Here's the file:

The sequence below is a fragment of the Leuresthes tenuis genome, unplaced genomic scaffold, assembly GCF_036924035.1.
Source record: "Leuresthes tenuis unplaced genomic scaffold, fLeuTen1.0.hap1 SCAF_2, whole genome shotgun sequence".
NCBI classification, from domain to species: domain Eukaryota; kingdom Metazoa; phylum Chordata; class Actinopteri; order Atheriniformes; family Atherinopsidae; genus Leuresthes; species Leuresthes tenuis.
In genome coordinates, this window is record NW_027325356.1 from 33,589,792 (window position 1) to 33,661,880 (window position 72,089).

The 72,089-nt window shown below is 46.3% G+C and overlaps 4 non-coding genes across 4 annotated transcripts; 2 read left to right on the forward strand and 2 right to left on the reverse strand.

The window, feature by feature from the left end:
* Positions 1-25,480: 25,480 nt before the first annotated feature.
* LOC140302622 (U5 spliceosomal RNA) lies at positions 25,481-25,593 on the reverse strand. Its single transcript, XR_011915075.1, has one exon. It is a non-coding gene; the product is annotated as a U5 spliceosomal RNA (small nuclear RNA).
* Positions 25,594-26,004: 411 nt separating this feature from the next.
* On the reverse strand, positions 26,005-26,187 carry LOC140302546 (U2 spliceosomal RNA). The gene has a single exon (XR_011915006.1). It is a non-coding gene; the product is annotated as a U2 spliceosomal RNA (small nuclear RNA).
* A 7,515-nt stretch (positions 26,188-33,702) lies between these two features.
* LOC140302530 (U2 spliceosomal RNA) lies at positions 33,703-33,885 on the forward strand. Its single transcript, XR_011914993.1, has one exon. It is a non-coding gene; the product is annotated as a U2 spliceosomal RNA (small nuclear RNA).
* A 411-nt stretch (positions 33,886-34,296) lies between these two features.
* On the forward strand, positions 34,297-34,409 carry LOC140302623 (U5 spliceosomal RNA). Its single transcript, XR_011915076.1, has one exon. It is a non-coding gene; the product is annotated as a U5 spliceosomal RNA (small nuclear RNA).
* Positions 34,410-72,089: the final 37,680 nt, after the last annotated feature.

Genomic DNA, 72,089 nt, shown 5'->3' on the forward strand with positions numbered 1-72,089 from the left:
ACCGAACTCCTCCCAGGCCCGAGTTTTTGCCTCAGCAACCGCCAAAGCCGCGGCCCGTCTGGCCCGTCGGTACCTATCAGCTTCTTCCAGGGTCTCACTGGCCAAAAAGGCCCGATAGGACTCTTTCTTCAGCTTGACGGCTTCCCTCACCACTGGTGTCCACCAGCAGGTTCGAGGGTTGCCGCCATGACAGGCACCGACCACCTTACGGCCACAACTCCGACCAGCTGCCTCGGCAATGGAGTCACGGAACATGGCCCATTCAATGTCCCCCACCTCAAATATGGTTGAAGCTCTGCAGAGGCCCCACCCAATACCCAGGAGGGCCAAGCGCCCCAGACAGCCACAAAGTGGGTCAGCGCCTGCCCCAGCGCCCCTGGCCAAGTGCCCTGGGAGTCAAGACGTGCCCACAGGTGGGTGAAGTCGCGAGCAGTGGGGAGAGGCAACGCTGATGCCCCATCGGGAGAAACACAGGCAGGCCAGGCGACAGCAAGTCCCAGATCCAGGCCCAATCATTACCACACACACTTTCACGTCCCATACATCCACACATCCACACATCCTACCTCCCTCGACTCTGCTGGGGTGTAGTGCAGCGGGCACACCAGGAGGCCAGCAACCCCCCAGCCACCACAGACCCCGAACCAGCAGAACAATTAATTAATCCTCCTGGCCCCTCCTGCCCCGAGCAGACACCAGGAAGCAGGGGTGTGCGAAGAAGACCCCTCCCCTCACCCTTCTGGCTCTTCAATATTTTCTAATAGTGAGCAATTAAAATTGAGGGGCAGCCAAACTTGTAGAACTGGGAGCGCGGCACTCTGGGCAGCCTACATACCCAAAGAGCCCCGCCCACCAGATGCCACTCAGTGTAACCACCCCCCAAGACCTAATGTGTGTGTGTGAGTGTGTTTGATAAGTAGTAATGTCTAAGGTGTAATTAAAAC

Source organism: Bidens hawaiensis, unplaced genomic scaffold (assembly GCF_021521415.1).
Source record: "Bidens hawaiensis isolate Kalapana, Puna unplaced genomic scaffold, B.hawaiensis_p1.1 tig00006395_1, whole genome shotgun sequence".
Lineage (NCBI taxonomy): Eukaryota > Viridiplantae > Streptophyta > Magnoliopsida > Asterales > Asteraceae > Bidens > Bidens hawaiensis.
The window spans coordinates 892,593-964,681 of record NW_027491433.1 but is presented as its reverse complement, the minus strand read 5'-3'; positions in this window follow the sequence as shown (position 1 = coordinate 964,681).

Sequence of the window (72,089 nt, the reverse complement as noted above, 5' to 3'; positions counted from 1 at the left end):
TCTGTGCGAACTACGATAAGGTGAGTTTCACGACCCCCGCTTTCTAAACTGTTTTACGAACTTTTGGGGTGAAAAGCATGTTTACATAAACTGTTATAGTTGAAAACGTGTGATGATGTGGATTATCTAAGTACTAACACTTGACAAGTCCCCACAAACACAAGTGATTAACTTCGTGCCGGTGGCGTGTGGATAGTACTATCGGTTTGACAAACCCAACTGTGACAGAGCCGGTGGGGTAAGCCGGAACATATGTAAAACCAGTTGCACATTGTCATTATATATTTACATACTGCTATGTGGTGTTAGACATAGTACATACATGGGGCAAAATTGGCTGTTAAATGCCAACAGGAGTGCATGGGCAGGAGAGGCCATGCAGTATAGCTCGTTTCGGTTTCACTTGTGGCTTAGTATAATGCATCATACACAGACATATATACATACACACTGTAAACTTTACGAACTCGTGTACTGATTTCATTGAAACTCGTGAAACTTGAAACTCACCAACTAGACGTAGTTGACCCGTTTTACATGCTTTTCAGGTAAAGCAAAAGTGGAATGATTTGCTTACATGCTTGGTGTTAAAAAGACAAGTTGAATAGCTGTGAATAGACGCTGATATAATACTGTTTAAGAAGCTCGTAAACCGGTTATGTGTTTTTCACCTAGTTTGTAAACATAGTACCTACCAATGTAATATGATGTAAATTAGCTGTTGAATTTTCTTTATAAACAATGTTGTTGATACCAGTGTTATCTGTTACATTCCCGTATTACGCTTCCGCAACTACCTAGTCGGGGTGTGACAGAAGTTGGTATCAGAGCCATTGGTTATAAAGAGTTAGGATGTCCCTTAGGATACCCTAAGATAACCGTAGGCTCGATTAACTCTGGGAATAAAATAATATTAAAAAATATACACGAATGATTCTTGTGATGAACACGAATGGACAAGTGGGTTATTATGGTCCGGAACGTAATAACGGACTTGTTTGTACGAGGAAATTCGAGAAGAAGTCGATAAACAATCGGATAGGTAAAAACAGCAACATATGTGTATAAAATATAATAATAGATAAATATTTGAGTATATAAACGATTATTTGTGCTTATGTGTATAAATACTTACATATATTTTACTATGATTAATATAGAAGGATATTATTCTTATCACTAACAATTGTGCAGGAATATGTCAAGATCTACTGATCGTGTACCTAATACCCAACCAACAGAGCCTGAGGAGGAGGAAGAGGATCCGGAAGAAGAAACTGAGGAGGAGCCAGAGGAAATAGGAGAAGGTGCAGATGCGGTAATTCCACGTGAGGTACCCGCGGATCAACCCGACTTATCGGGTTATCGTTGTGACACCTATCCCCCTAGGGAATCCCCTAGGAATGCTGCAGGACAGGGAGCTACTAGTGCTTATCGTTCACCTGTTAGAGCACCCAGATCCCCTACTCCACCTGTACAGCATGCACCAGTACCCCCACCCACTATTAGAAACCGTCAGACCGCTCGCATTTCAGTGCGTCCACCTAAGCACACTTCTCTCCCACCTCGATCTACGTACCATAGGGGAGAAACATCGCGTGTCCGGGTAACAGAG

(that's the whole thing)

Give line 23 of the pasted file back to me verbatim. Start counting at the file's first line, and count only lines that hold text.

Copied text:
TCTGTGCGAACTACGATAAGGTGAGTTTCACGACCCCCGCTTTCTAAACTGTTTTACGAACTTTTGGGGTGAAAAGCATGTTTACATAAACTGTTATAGTTGAAAACGTGTGATGATGTGGATTATCTAAGTACTAACACTTGACAAGTCCCCACAAACACAAGTGATTAACTTCGTGCCGGTGGCGTGTGGATAGTACTATCGGTTTGACAAACCCAACTGTGACAGAGCCGGTGGGGTAAGCCGGAACATATGTAAAACCAGTTGCACATTGTCATTATATATTTACATACTGCTATGTGGTGTTAGACATAGTACATACATGGGGCAAAATTGGCTGTTAAATGCCAACAGGAGTGCATGGGCAGGAGAGGCCATGCAGTATAGCTCGTTTCGGTTTCACTTGTGGCTTAGTATAATGCATCATACACAGACATATATACATACACACTGTAAACTTTACGAACTCGTGTACTGATTTCATTGAAACTCGTGAAACTTGAAACTCACCAACTAGACGTAGTTGACCCGTTTTACATGCTTTTCAGGTAAAGCAAAAGTGGAATGATTTGCTTACATGCTTGGTGTTAAAAAGACAAGTTGAATAGCTGTGAATAGACGCTGATATAATACTGTTTAAGAAGCTCGTAAACCGGTTATGTGTTTTTCACCTAGTTTGTAAACATAGTACCTACCAATGTAATATGATGTAAATTAGCTGTTGAATTTTCTTTATAAACAATGTTGTTGATACCAGTGTTATCTGTTACATTCCCGTATTACGCTTCCGCAACTACCTAGTCGGGGTGTGACAGAAGTTGGTATCAGAGCCATTGGTTATAAAGAGTTAGGATGTCCCTTAGGATACCCTAAGATAACCGTAGGCTCGATTAACTCTGGGAATAAAATAATATTAAAAAATATACACGAATGATTCTTGTGATGAACACGAATGGACAAGTGGGTTATTATGGTCCGGAACGTAATAACGGACTTGTTTGTACGAGGAAATTCGAGAAGAAGTCGATAAACAATCGGATAGGTAAAAACAGCAACATATGTGTATAAAATATAATAATAGATAAATATTTGAGTATATAAACGATTATTTGTGCTTATGTGTATAAATACTTACATATATTTTACTATGATTAATATAGAAGGATATTATTCTTATCACTAACAATTGTGCAGGAATATGTCAAGATCTACTGATCGTGTACCTAATACCCAACCAACAGAGCCTGAGGAGGAGGAAGAGGATCCGGAAGAAGAAACTGAGGAGGAGCCAGAGGAAATAGGAGAAGGTGCAGATGCGGTAATTCCACGTGAGGTACCCGCGGATCAACCCGACTTATCGGGTTATCGTTGTGACACCTATCCCCCTAGGGAATCCCCTAGGAATGCTGCAGGACAGGGAGCTACTAGTGCTTATCGTTCACCTGTTAGAGCACCCAGATCCCCTACTCCACCTGTACAGCATGCACCAGTACCCCCACCCACTATTAGAAACCGTCAGACCGCTCGCATTTCAGTGCGTCCACCTAAGCACACTTCTCTCCCACCTCGATCTACGTACCATAGGGGAGAAACATCGCGTGTCCGGGTAACAGAG